Restaurant Development & Design

January-February 2017

restaurant development + design is a user-driven resource for restaurant professionals charged with building new locations and remodeling existing units.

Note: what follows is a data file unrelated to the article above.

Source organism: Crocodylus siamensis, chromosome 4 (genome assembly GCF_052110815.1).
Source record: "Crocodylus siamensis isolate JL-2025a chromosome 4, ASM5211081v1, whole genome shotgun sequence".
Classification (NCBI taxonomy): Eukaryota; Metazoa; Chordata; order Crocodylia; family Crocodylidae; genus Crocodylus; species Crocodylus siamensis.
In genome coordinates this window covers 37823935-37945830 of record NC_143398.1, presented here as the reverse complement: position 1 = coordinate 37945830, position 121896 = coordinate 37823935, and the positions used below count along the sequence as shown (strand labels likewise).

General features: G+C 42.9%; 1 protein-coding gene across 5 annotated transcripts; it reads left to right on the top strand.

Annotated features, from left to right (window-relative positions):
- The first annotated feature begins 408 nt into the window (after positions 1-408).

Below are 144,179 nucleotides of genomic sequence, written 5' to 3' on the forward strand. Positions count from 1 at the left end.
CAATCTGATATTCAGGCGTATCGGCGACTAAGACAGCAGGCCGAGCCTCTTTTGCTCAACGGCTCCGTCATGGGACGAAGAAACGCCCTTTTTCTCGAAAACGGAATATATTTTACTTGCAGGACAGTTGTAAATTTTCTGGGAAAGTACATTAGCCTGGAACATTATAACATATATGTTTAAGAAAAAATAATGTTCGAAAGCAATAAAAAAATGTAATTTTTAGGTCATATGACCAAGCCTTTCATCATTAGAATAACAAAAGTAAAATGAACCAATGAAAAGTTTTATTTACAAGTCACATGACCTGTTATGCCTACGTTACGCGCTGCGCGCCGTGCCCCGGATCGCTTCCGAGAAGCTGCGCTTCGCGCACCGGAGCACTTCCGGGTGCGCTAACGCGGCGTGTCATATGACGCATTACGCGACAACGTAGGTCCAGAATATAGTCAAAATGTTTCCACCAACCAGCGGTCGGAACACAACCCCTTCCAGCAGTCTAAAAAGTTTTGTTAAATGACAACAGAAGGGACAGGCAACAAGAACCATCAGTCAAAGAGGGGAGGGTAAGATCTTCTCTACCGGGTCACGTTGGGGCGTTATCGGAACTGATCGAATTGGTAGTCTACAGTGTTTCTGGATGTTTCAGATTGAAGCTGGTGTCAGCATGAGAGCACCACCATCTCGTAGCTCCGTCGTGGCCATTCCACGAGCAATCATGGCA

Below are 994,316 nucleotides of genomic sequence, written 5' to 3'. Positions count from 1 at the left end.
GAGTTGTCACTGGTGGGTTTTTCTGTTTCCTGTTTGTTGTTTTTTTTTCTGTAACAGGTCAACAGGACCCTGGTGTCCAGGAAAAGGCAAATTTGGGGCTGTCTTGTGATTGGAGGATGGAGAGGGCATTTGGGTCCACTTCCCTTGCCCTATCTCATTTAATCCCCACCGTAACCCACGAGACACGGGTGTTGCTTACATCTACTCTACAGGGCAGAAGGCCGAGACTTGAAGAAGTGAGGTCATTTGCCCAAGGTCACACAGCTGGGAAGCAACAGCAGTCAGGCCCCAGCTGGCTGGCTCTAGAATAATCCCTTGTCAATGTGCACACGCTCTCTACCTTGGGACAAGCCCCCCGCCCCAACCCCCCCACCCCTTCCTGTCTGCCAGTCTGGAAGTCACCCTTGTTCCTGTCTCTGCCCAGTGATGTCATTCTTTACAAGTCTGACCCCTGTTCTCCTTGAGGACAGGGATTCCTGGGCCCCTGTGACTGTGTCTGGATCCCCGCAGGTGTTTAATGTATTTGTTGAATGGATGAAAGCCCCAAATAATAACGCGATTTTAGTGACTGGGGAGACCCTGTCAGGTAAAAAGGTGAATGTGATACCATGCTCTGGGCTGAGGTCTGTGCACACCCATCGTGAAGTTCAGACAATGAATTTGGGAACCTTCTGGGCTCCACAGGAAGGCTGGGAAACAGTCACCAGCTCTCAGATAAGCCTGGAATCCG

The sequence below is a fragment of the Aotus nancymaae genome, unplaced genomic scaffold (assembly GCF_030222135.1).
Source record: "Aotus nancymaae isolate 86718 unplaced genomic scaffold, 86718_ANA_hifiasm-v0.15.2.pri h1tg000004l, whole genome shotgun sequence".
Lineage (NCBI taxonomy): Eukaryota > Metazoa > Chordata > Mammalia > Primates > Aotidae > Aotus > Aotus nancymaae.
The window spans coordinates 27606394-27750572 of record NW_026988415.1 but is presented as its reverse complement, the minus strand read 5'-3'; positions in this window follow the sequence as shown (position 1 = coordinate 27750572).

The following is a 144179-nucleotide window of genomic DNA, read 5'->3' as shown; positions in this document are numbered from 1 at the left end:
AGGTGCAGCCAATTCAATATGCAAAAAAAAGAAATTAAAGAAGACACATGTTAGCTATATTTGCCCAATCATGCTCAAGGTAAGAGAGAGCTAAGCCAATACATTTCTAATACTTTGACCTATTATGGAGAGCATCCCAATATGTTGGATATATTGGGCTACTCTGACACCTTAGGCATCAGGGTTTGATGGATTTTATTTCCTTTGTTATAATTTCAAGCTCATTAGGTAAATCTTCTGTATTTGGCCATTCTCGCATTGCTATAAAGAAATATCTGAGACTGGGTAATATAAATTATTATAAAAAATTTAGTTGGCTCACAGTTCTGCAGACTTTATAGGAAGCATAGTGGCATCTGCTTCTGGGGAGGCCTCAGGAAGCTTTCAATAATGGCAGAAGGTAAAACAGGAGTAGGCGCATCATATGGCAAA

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J A N U A R Y / F E B R U A R Y 2 0 1 7 • r e s t a u r a n t d e v e l o p m e n t + d e s i g n • 5 1 a new location in the Houston suburb of Katy — the first Cowboy Chicken store featuring its new graphic identity and prototype design will allow the company to compete on a national level. Building a Brand The company began its brand refinement by hiring Kim Jensen-Pitts, founder of KJP Marketing Services, to guide the process. Developing a new look and feel wasn't part of the initial plans. "We started by doing what I call a two-day brand summit," says Jensen- Pitts. "We get all the key players, the executives and some of the managers together, and we do a brand exercise trying to get at the history and culture [of the chain]." The summit's goal was to establish Cowboy Chicken's "brand architecture" — essential aspects of the company, including its culture, mission and core values. It also focused on refining the chain's key brand attributes, the cus- tomer-facing qualities, such as the food, hospitality strategy and atmosphere. After two days of work and discus- sion, the concept set its brand archi- tecture, which is structured around the quality of the food and the promise of "flavor born over an open flame," thus emphasizing one of Cowboy Chicken's key differentiators. The chain also recommitted to its honest, authentic attitude while shifting the aesthetic from "cowboy kitsch" to "cowboy cool." After establishing the brand archi- tecture, the company polled its custom- ers to see how well it matched these aspirations. Through email, Cowboy Chicken sought the opinion of 3,000 established customers, who were offered an incentive to reply. "The customers came back with a resounding 'Food's great. Service is great. Interior design lacks a little. You guys could do better,'" says Kennedy. "We listened, and in our march to be- come a national brand, we felt a need to improve our interior design." In truth, this need to improve the interior wasn't a huge surprise to Ken- nedy or Jensen-Pitts. The chain's dine-in business had declined over the years, according to Jensen-Pitts. While some of that was certainly due to changes in life- styles, the look of older Cowboy Chicken stores also played a role, she says. The previous design had more or less evolved over time and lacked some unity. It also didn't quite match the high quality of the food served. "The concept is firmly within the fast-casual segment," says Jensen-Pitts. "Really, it should be more positioned in polished fast casual. They have a superior product with very artisan tech- niques, yet the atmosphere felt very QSR Project Snapshot Headquarters: Dallas Franchise owner: Sean Kennedy Concept: Wood-fired rotisserie chicken Segment: Fast casual Average check: $17.35 Locations: Texas, Nebraska, Louisiana, Alabama Units: 21 Opened: First store in 1981; new design in May 2016 Size: 2,500-2,800 square feet Real estate: Retail endcap, inline Design highlights: New interior design elements are an eclectic collection of brand-relevant illustrations, photo- graphs, and 3-D artwork reproduced on materials like metal, wood, rope, canvas and aged paper that create a welcoming, warm and rustic brand experience. The new concept brings the new authentic "cowboy cool" brand strategy to life, along with a contemporary, stylish new logo that communicates the modern appeal of the brand's flavorful, fresh and healthy menu offerings. Build-out time: 13 weeks Project lead: Chris Mastin, director of franchise operations, Cowboy Chicken Architect: Greg Landry, Landry Archi- tects, Richardson, Texas Kitchen supplier: Best Restaurant Equipment and Design, Columbus, Ohio Interior design: Propaganda, Inc. The chain moved away from tests of digital menu boards to static displays that reinforce the brand.

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